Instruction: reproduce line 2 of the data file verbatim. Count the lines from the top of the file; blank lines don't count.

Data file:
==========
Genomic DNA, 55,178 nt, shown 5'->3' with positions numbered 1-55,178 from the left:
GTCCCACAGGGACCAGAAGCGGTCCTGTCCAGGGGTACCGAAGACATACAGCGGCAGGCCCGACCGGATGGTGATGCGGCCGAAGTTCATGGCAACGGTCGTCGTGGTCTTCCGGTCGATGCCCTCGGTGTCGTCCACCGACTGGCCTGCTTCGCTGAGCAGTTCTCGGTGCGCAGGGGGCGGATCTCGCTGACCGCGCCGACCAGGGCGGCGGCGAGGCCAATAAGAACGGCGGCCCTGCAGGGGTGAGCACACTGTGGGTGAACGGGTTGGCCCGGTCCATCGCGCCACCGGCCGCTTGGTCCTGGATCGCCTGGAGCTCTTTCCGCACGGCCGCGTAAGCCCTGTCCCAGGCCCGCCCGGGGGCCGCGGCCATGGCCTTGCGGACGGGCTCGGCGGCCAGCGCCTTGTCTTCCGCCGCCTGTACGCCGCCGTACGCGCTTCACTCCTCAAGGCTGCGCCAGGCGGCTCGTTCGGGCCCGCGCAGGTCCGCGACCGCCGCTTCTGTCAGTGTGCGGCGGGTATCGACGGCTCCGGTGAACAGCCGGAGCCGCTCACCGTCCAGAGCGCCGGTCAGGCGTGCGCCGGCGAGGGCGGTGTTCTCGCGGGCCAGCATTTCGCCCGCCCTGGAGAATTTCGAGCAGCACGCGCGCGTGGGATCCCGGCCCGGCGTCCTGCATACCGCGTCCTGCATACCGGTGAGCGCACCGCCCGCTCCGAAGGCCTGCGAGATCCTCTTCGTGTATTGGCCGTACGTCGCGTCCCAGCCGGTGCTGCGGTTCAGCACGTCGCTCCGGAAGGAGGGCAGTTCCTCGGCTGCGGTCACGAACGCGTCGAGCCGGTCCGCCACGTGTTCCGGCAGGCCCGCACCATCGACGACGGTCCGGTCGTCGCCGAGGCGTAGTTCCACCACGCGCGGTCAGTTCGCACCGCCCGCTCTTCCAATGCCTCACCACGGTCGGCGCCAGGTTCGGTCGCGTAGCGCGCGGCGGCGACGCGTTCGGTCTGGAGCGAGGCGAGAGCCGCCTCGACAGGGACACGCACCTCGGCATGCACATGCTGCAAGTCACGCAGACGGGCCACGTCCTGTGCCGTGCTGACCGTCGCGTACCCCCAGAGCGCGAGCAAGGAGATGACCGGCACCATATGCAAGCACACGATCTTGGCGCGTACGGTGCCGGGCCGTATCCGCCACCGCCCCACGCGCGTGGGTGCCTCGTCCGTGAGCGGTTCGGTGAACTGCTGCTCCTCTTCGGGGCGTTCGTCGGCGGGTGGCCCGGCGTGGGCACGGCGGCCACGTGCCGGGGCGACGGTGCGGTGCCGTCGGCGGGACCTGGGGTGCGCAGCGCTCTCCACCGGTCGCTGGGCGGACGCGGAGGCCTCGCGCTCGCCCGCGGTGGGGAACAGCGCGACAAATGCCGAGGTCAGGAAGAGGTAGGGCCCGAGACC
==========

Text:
GTCCCACAGGGACCAGAAGCGGTCCTGTCCAGGGGTACCGAAGACATACAGCGGCAGGCCCGACCGGATGGTGATGCGGCCGAAGTTCATGGCAACGGTCGTCGTGGTCTTCCGGTCGATGCCCTCGGTGTCGTCCACCGACTGGCCTGCTTCGCTGAGCAGTTCTCGGTGCGCAGGGGGCGGATCTCGCTGACCGCGCCGACCAGGGCGGCGGCGAGGCCAATAAGAACGGCGGCCCTGCAGGGGTGAGCACACTGTGGGTGAACGGGTTGGCCCGGTCCATCGCGCCACCGGCCGCTTGGTCCTGGATCGCCTGGAGCTCTTTCCGCACGGCCGCGTAAGCCCTGTCCCAGGCCCGCCCGGGGGCCGCGGCCATGGCCTTGCGGACGGGCTCGGCGGCCAGCGCCTTGTCTTCCGCCGCCTGTACGCCGCCGTACGCGCTTCACTCCTCAAGGCTGCGCCAGGCGGCTCGTTCGGGCCCGCGCAGGTCCGCGACCGCCGCTTCTGTCAGTGTGCGGCGGGTATCGACGGCTCCGGTGAACAGCCGGAGCCGCTCACCGTCCAGAGCGCCGGTCAGGCGTGCGCCGGCGAGGGCGGTGTTCTCGCGGGCCAGCATTTCGCCCGCCCTGGAGAATTTCGAGCAGCACGCGCGCGTGGGATCCCGGCCCGGCGTCCTGCATACCGCGTCCTGCATACCGGTGAGCGCACCGCCCGCTCCGAAGGCCTGCGAGATCCTCTTCGTGTATTGGCCGTACGTCGCGTCCCAGCCGGTGCTGCGGTTCAGCACGTCGCTCCGGAAGGAGGGCAGTTCCTCGGCTGCGGTCACGAACGCGTCGAGCCGGTCCGCCACGTGTTCCGGCAGGCCCGCACCATCGACGACGGTCCGGTCGTCGCCGAGGCGTAGTTCCACCACGCGCGGTCAGTTCGCACCGCCCGCTCTTCCAATGCCTCACCACGGTCGGCGCCAGGTTCGGTCGCGTAGCGCGCGGCGGCGACGCGTTCGGTCTGGAGCGAGGCGAGAGCCGCCTCGACAGGGACACGCACCTCGGCATGCACATGCTGCAAGTCACGCAGACGGGCCACGTCCTGTGCCGTGCTGACCGTCGCGTACCCCCAGAGCGCGAGCAAGGAGATGACCGGCACCATATGCAAGCACACGATCTTGGCGCGTACGGTGCCGGGCCGTATCCGCCACCGCCCCACGCGCGTGGGTGCCTCGTCCGTGAGCGGTTCGGTGAACTGCTGCTCCTCTTCGGGGCGTTCGTCGGCGGGTGGCCCGGCGTGGGCACGGCGGCCACGTGCCGGGGCGACGGTGCGGTGCCGTCGGCGGGACCTGGGGTGCGCAGCGCTCTCCACCGGTCGCTGGGCGGACGCGGAGGCCTCGCGCTCGCCCGCGGTGGGGAACAGCGCGACAAATGCCGAGGTCAGGAAGAGGTAGGGCCCGAGACC